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Originally published October 18, 2006 at 12:00 AM | Page modified October 18, 2006 at 6:22 PM

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Bruce Ramsey / Times editorial columnist

Hungary's moment of clarity in the fight against communism

Fifty years ago, Csaba Hegyvary crawled inside Stalin's head. The statue of the Marxist czar had stood in Budapest, the capital of Hungary...

Fifty years ago, Csaba Hegyvary crawled inside Stalin's head. The statue of the Marxist czar had stood in Budapest, the capital of Hungary, until Oct. 23, 1956. Insurrectionists had cut it off at the knees, decapitated it and rudely dragged the huge bronze head down Ulloi Avenue and deposited it in front of the National Theater.

Hegyvary, then 19, had grown up in a Stalinist state.

"You simply cannot imagine the enormous web and cloud of lies I grew up with," he recalls. "We had to worship the leaders. At the movies when they showed Stalin, we had to stand up and sing songs to him."

When he heard that Stalin's head was in the street, he went to get a piece of it. "I did get a piece of it," he says. But soldiers at the state radio station started shooting at him, which is why he crawled inside Stalin's metal cranium.

Here in Seattle, at Swedish Hospital, Hegyvary has made a career as a psychiatrist, figuratively getting inside people's heads. At 19, he did it literally, and has never forgotten it.

Hollywood has made no thrilling movie about the Hungarian Revolution, and most Americans know nothing of it. It survives as a moment of clarity in the worldwide struggle with communism, which took up much of the 20th century.

Today, only table scraps of real communism are left. The deficiencies of North Korea are obvious even from outer space: The lights have gone out. But in the world in which I grew up — the 1960s, — Marxism-Leninism had not yet imploded. The Reds had taken one-third of the Earth and given back none of it. Their cars and clothing were crummy, but they had beaten us into outer space. And they believed. They were organized. In Vietnam, they were on the offensive.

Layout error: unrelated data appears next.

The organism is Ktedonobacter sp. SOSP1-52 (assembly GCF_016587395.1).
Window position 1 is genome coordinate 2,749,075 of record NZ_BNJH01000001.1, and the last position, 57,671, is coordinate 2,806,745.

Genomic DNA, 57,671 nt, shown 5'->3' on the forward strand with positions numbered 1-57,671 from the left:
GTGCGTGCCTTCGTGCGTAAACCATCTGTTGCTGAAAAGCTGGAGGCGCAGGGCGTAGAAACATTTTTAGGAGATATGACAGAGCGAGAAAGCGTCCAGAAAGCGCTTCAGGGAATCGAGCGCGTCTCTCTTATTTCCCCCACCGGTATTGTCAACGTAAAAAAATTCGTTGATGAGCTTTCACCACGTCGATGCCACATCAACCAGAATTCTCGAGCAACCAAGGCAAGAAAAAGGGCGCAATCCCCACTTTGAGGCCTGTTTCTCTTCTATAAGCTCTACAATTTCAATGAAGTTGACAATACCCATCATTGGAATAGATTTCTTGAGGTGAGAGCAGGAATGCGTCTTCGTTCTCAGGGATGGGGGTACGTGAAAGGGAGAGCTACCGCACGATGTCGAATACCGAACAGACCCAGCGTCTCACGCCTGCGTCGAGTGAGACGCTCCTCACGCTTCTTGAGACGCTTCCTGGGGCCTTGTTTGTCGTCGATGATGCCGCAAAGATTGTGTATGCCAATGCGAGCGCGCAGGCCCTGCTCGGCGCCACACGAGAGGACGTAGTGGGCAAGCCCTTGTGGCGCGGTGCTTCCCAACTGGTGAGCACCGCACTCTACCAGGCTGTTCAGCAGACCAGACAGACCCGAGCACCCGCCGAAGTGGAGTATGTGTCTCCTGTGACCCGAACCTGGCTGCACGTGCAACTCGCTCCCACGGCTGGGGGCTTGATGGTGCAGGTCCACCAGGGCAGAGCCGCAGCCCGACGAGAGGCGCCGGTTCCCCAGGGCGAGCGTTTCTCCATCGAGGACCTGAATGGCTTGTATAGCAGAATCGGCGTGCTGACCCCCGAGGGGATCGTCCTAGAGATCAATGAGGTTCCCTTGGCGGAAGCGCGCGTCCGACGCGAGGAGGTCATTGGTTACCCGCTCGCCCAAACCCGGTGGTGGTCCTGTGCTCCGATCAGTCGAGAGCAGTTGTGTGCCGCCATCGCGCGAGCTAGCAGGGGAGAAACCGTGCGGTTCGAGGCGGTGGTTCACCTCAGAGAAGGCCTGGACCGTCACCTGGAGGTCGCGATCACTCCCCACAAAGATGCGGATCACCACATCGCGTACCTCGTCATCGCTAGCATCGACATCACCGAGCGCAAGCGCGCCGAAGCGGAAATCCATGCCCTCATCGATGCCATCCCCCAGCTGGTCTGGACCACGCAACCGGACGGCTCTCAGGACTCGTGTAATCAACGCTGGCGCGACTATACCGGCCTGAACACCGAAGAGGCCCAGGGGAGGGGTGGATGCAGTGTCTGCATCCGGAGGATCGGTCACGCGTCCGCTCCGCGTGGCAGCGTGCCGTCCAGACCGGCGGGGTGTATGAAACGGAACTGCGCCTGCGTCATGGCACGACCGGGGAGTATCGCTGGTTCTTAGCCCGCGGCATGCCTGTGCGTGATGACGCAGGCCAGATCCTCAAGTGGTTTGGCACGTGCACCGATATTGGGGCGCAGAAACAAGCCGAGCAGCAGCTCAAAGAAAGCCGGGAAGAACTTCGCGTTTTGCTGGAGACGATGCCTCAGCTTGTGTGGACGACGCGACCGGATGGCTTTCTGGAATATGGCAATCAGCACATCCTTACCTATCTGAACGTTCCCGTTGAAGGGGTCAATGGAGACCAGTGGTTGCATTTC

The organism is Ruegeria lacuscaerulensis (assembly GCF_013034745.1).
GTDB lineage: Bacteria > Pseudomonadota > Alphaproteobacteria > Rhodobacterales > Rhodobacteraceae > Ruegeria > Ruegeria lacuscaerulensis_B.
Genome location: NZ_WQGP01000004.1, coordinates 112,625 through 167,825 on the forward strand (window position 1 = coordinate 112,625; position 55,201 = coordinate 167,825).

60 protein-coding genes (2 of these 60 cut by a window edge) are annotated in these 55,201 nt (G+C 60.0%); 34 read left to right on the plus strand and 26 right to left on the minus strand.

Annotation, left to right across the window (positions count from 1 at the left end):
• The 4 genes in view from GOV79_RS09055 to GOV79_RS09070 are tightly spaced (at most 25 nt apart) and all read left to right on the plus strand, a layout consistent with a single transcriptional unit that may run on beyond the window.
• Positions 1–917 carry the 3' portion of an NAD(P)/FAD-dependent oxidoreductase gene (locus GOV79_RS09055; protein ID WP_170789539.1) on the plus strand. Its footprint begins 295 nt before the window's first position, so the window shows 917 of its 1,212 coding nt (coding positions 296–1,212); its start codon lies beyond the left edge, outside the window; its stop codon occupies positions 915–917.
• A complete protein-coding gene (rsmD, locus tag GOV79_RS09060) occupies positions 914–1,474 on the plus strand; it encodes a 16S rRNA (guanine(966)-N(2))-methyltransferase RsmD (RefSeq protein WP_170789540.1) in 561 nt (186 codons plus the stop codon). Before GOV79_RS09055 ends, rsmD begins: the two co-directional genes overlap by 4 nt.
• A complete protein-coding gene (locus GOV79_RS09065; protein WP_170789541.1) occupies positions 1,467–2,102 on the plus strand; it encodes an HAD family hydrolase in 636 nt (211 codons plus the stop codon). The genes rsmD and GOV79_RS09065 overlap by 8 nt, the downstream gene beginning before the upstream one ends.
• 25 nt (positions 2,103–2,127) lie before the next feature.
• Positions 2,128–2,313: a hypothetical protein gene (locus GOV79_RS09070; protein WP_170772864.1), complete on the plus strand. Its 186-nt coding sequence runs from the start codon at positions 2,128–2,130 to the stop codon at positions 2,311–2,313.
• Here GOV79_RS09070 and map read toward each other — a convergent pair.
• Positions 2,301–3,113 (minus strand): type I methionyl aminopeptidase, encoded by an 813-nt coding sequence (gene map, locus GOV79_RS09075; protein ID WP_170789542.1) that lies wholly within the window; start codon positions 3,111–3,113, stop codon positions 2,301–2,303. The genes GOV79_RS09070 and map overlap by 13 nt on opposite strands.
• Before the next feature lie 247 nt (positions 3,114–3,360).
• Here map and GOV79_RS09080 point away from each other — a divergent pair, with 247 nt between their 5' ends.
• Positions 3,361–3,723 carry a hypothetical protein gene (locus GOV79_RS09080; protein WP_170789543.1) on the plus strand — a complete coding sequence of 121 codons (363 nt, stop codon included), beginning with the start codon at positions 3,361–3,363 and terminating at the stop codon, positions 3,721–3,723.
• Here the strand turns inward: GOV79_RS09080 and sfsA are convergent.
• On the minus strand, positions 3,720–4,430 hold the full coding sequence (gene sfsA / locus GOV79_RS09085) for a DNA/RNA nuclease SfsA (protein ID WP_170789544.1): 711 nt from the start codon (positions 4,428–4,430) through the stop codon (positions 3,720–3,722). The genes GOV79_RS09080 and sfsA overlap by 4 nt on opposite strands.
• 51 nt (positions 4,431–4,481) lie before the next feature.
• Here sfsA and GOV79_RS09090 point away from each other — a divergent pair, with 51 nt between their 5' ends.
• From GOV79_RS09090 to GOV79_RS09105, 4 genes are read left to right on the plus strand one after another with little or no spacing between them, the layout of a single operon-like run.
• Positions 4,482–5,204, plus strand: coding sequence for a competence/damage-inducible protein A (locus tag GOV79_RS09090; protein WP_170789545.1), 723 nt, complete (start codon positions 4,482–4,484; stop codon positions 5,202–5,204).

As kids in school in the mid-'60s, we argued about whether America should be fighting communism in Vietnam, or anywhere. Those who said yes, as I did, argued that the system was bad. Those on the other side often argued that it was not so bad. Maybe communism wouldn't work for us, because Americans had to have our Levis and stuff, but it was different for them. They — the Vietnamese, Chinese, Cubans — were poor, and communism put the poor first. Maybe it was better for them.

My side in that argument was wrong about some things — it was not necessary for America to fight the Reds everywhere in the world — but it was right about the one thing. Communism was a rotten system, and people hated it.

Hungary showed that. People there had cut the hammer-and-wheat emblem from the national flag and flown the flag with a hole in it. In Hungary, kids had used Molotov cocktails to stop tanks.

The West noticed. In France and Italy, the communist parties might have taken power, but "not after Hungary," writes journalist Victor Sebestyen in his new history, "Twelve Days." In France, the Communist Party shrank by half.

"They were shocked," says Kinga Csepreghy, a Hungarian immigrant who lives in Bellevue. "They never said thanks to us, but they were the ones who benefited, not us."

The Hungarians had hoped for help from America, but our Republican president, Dwight Eisenhower, did not want to start a war. He signaled that the Soviet Union was free to crush the revolution, and it did.

Hegyvary remembers that, too. "The whole nation was in depression," he says. "We would hear on the radio that so-and-so was sentenced to death, and the sentence had been carried out."

The Hungarian Revolution was nothing to celebrate at the time. It is, now.

In Seattle on Saturday, St. James Cathedral will have a special Archdiocesan Mass at noon by Catholic Bishop Joseph Tyson, followed by an address by the Rev. Sándor Szabó, a Protestant.

Sunday night, Hungarian pianist Endre Hegedüs, a specialist in the music of Franz Liszt, will perform at Benaroya Hall. Tickets are — of course — $19.56.

Bruce Ramsey's column appears regularly on editorial pages of The Times. His e-mail address is

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